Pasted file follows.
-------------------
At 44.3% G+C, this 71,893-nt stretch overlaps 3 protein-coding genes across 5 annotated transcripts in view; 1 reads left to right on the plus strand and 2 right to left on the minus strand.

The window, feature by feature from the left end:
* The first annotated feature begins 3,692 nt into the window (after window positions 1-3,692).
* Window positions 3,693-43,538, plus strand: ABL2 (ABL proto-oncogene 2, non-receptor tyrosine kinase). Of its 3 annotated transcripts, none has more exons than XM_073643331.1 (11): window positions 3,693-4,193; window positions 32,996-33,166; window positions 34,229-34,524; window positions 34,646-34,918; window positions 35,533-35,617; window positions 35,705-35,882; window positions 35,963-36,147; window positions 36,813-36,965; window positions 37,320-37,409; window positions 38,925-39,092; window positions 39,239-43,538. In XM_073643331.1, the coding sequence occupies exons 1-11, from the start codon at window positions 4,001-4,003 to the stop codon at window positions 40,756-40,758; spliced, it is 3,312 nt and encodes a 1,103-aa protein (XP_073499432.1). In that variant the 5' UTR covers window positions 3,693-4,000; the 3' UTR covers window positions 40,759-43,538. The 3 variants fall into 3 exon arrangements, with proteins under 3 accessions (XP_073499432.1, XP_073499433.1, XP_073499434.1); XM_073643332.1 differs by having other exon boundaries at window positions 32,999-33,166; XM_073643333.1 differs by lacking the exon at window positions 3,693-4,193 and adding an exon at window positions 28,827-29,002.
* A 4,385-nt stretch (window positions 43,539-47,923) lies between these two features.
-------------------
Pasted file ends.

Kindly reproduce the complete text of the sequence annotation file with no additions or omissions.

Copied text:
At 44.3% G+C, this 71,893-nt stretch overlaps 3 protein-coding genes across 5 annotated transcripts in view; 1 reads left to right on the plus strand and 2 right to left on the minus strand.

The window, feature by feature from the left end:
* The first annotated feature begins 3,692 nt into the window (after window positions 1-3,692).
* Window positions 3,693-43,538, plus strand: ABL2 (ABL proto-oncogene 2, non-receptor tyrosine kinase). Of its 3 annotated transcripts, none has more exons than XM_073643331.1 (11): window positions 3,693-4,193; window positions 32,996-33,166; window positions 34,229-34,524; window positions 34,646-34,918; window positions 35,533-35,617; window positions 35,705-35,882; window positions 35,963-36,147; window positions 36,813-36,965; window positions 37,320-37,409; window positions 38,925-39,092; window positions 39,239-43,538. In XM_073643331.1, the coding sequence occupies exons 1-11, from the start codon at window positions 4,001-4,003 to the stop codon at window positions 40,756-40,758; spliced, it is 3,312 nt and encodes a 1,103-aa protein (XP_073499432.1). In that variant the 5' UTR covers window positions 3,693-4,000; the 3' UTR covers window positions 40,759-43,538. The 3 variants fall into 3 exon arrangements, with proteins under 3 accessions (XP_073499432.1, XP_073499433.1, XP_073499434.1); XM_073643332.1 differs by having other exon boundaries at window positions 32,999-33,166; XM_073643333.1 differs by lacking the exon at window positions 3,693-4,193 and adding an exon at window positions 28,827-29,002.
* A 4,385-nt stretch (window positions 43,539-47,923) lies between these two features.